Internal capsule photographic view with overlay

One of the most important sets of branches of the middle cerebral artery is found within the lateral fissure (this artery has been dissected in Figure 58). These are known as the striate arteries, also called lenticulostriate arteries (see Figure 59B). These branches supply most of the internal structures of the hemispheres, including the internal capsule and the basal ganglia (discussed with Figure 26; see also Figure 27 and Figure 29).

In this illustration, a coronal section of the brain (see Figure 29), the middle cerebral artery is shown traversing the lateral fissure. The artery begins as a branch of the circle of Willis (see Figure 58; also Figure 59B). Several small branches are given off, which supply the area of the lenticular nucleus and the internal capsule, as well as the thalamus. The artery then emerges, after passing through the lateral fissure, to supply the dorsolateral cortex (see Figure 60).

These small blood vessels are the major source of blood supply to the internal capsule and the adjacent portions of the basal ganglia (head of caudate nucleus and putamen), as well as the thalamus (see Figure 26). Some of these striate arteries enter the brain through the anterior perforated space (area) which is located where the olfactory tract divides (see Figure 15B and Figure 79; also shown in Figure 80B). Additional blood supply to these structures comes directly from small branches of the circle of Willis (discussed with Figure 58).

Clinical Aspect

These small-caliber arteries are functionally different from the cortical (cerebral) vessels. Firstly, they are end-arteries, and do not anastomose. Secondly, they react to a chronic increase of blood pressure (hypertension) by a necrosis of the muscular wall of the blood vessels, called fibrinoid necrosis. Following this there are two possibilities:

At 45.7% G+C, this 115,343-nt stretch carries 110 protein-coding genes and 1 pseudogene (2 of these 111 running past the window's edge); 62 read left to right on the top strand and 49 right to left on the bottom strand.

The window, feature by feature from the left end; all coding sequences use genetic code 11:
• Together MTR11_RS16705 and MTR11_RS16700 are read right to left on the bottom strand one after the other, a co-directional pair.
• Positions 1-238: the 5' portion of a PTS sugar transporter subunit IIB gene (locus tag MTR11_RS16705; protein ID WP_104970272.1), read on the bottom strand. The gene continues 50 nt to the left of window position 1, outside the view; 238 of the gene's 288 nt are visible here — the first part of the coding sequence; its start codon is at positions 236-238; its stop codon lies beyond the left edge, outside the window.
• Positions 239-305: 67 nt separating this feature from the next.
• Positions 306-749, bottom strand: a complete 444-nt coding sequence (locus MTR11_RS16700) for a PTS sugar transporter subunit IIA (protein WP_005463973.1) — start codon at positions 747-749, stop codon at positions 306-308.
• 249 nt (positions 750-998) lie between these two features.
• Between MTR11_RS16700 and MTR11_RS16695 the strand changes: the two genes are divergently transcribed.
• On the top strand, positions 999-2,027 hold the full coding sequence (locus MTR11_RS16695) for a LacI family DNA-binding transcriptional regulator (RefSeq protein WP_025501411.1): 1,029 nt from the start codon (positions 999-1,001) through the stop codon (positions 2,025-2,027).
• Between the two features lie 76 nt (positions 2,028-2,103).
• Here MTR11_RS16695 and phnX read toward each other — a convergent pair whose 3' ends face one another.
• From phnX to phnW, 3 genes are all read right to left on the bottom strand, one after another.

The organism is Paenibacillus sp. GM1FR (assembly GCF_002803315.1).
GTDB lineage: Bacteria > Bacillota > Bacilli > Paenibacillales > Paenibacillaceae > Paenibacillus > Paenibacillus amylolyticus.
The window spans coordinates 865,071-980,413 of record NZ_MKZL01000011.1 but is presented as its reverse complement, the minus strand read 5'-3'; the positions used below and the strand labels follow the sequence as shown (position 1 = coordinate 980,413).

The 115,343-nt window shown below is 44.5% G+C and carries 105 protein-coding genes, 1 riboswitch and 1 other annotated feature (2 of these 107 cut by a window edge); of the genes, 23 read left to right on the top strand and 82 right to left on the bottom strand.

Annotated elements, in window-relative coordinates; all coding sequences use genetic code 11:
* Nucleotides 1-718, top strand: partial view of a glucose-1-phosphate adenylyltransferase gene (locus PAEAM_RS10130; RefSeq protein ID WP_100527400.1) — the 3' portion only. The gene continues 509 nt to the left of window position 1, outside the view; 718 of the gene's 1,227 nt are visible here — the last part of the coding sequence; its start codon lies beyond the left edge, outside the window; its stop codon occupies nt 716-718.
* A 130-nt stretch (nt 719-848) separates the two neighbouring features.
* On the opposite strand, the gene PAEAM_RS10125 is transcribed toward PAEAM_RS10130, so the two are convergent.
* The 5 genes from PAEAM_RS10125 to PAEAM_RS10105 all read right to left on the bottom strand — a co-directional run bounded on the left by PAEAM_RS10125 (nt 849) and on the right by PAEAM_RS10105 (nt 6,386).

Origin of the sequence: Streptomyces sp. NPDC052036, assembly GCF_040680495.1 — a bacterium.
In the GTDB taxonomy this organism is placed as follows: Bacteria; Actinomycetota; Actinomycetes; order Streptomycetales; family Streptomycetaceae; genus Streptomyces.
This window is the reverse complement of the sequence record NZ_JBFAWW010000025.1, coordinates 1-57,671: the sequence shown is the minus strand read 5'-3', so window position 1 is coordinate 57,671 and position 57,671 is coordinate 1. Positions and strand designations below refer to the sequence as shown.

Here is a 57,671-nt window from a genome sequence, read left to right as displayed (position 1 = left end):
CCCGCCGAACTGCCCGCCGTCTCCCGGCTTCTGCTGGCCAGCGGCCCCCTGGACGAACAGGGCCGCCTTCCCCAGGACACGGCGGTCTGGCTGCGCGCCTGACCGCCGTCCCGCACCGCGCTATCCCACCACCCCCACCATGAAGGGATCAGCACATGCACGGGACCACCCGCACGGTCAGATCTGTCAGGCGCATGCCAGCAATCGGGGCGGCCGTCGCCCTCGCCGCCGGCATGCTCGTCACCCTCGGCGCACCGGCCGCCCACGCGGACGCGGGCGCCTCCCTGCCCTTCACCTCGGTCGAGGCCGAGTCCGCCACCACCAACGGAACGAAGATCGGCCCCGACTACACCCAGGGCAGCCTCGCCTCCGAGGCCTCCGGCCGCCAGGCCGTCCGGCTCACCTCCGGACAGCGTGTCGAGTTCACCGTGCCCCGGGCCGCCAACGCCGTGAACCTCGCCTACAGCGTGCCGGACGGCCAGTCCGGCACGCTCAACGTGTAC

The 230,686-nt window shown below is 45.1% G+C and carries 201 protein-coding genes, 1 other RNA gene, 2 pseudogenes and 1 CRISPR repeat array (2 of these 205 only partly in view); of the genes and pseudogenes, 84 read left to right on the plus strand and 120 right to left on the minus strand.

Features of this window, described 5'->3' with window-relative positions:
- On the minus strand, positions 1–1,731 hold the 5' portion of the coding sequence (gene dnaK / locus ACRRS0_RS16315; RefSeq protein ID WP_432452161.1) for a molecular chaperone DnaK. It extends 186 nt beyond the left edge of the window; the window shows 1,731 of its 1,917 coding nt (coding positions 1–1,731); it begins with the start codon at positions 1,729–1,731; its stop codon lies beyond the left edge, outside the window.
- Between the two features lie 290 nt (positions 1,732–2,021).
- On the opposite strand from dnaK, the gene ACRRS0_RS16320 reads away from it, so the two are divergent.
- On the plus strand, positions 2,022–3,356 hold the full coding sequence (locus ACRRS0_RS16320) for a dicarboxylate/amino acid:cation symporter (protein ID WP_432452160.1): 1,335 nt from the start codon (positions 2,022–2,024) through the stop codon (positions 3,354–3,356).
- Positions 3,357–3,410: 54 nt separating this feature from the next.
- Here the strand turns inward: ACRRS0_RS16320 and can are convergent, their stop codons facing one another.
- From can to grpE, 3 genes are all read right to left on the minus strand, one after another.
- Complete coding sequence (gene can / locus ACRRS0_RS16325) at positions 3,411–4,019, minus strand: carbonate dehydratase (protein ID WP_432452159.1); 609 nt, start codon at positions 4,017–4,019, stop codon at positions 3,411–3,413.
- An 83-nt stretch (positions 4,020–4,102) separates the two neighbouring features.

• These blood vessels may occlude, causing small infarcts in the region of the internal capsule. As these small infarcts resolve, they leave small "holes" called lacunes (lakes), which can be visualized radiographically. Hence, they are known as lacunar infarcts, otherwise called a "stroke."

The extent of the clinical deficit with this type of infarct depends upon its location and size in the internal capsule. A relatively small lesion may cause major motor and/or sensory deficits on the contralateral side. This may result in a devastating incapacity of the person, with contralateral paralysis. (Note to the Leaner: The learner should review the major ascending and descending tracts at this time and their course through the internal capsule.)

• The other possibility is that these weakened blood vessels can rupture, leading to hemorrhage deep in the hemispheres. (Brain hemorrhage can be visualized by CT, computed tomography; reviewed with Figure 28A).

Although the blood supply to the white matter of the brain is significantly less (because of the lower metabolic demand), this nervous tissue is also dependent upon a continuous supply of oxygen and glucose. A loss of blood supply to the white matter will result in the loss of the axons (and myelin) and, hence, interruption of the transmission of information. This type of stroke may result in a more extensive clinical deficit, due to the fact that the hemorrhage itself causes a loss of brain tissue, as well as a loss of the blood supply to areas distal to the site of the hemorrhage.

Additional Detail

Choroidal arteries, branches from the circle, supply the choroid plexus of the lateral venrricles.

Corpus Callosum Anatomy

Septum pellucidum

Corpus callosum

Septum pellucidum

Choroid Fissure

Basilar a.

Posterior cerebral a.

Superior cerebellar a.

Lateral ventricle

Choroid plexus Choroidal a.

Caudate n. Foramen of Monro

Anterior cerebral a. Anterior communicating a.

Horizontal fissure

Lentiform n. Lenticulostriate aa.

Middle cerebral a.

Internal carotid a.

Basilar a.

Posterior cerebral a.

Superior cerebellar a.

F = Frontal lobe T = Temporal lobe

Areas supplied by:

Anterior cerebral a. Middle cerebral a. Posterior cerebral a.

FIGURE 62: Blood Supply 6 — Internal Capsule (photograph with overlay)

Blood Pressure Health

Blood Pressure Health

Your heart pumps blood throughout your body using a network of tubing called arteries and capillaries which return the blood back to your heart via your veins. Blood pressure is the force of the blood pushing against the walls of your arteries as your heart beats.Learn more...

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